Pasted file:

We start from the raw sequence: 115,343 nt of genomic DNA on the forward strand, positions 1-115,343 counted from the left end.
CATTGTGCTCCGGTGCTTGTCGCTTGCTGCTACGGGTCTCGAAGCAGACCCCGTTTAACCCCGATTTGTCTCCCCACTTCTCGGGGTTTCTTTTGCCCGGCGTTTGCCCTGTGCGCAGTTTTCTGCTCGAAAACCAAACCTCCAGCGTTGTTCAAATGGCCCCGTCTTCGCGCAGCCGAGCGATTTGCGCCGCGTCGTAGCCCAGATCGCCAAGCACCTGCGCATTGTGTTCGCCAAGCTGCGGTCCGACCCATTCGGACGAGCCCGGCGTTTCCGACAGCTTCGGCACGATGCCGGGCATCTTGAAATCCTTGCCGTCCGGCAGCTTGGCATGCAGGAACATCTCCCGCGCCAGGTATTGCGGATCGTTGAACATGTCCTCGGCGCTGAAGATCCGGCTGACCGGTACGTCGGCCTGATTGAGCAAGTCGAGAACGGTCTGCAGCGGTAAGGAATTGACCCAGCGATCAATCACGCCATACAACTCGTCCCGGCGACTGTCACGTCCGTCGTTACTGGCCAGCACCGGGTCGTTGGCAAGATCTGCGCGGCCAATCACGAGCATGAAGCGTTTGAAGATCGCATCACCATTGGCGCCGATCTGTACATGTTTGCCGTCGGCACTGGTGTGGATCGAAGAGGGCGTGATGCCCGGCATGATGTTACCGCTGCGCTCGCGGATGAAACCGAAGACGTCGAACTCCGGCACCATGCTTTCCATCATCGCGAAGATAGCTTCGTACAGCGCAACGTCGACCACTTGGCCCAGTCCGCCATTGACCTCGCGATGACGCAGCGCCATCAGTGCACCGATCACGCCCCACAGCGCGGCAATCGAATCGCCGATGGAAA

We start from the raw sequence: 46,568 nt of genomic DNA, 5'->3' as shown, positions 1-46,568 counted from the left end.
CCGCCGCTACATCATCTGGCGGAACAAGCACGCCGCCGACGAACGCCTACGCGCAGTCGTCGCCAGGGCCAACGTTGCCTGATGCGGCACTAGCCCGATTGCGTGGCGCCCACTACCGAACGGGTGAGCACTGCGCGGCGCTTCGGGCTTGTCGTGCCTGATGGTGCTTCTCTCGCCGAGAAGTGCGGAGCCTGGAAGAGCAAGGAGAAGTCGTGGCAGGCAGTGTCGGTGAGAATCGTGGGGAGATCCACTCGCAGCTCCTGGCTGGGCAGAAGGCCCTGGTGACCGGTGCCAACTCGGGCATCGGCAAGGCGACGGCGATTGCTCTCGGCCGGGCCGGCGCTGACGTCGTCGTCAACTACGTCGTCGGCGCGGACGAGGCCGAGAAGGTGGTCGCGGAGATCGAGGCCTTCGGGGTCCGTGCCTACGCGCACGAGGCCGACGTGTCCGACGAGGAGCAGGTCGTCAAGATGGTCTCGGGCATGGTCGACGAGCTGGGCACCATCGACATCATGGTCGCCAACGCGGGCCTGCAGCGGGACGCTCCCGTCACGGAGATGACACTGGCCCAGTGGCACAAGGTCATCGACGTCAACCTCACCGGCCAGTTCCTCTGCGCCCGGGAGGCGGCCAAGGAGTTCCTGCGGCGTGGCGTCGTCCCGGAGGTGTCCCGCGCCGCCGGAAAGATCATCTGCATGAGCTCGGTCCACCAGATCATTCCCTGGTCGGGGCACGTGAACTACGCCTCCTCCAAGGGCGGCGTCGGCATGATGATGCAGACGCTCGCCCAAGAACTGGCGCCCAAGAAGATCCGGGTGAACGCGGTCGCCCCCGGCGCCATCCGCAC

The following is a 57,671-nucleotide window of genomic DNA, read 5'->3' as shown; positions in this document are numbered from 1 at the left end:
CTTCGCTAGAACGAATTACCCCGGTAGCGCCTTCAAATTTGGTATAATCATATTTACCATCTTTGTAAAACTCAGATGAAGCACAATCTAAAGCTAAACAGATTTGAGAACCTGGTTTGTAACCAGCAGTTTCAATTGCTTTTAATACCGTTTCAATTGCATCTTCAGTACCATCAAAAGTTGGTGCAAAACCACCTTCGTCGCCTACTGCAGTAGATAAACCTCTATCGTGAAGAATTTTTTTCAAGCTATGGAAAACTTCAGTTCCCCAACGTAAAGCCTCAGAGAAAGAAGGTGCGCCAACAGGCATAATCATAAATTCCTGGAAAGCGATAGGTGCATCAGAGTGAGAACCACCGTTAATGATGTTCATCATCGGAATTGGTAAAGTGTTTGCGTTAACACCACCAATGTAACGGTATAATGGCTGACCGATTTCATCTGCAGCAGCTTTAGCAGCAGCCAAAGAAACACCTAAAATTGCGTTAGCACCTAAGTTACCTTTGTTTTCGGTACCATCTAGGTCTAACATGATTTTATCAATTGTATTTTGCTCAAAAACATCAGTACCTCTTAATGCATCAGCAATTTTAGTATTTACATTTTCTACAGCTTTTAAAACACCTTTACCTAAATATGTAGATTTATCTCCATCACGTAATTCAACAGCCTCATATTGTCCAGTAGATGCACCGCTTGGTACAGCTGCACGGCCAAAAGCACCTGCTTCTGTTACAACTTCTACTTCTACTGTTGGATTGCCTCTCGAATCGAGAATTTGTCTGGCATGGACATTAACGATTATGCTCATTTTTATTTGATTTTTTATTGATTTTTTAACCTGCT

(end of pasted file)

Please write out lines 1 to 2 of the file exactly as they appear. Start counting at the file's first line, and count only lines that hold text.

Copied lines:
We start from the raw sequence: 115,343 nt of genomic DNA on the forward strand, positions 1-115,343 counted from the left end.
CATTGTGCTCCGGTGCTTGTCGCTTGCTGCTACGGGTCTCGAAGCAGACCCCGTTTAACCCCGATTTGTCTCCCCACTTCTCGGGGTTTCTTTTGCCCGGCGTTTGCCCTGTGCGCAGTTTTCTGCTCGAAAACCAAACCTCCAGCGTTGTTCAAATGGCCCCGTCTTCGCGCAGCCGAGCGATTTGCGCCGCGTCGTAGCCCAGATCGCCAAGCACCTGCGCATTGTGTTCGCCAAGCTGCGGTCCGACCCATTCGGACGAGCCCGGCGTTTCCGACAGCTTCGGCACGATGCCGGGCATCTTGAAATCCTTGCCGTCCGGCAGCTTGGCATGCAGGAACATCTCCCGCGCCAGGTATTGCGGATCGTTGAACATGTCCTCGGCGCTGAAGATCCGGCTGACCGGTACGTCGGCCTGATTGAGCAAGTCGAGAACGGTCTGCAGCGGTAAGGAATTGACCCAGCGATCAATCACGCCATACAACTCGTCCCGGCGACTGTCACGTCCGTCGTTACTGGCCAGCACCGGGTCGTTGGCAAGATCTGCGCGGCCAATCACGAGCATGAAGCGTTTGAAGATCGCATCACCATTGGCGCCGATCTGTACATGTTTGCCGTCGGCACTGGTGTGGATCGAAGAGGGCGTGATGCCCGGCATGATGTTACCGCTGCGCTCGCGGATGAAACCGAAGACGTCGAACTCCGGCACCATGCTTTCCATCATCGCGAAGATAGCTTCGTACAGCGCAACGTCGACCACTTGGCCCAGTCCGCCATTGACCTCGCGATGACGCAGCGCCATCAGTGCACCGATCACGCCCCACAGCGCGGCAATCGAATCGCCGATGGAAA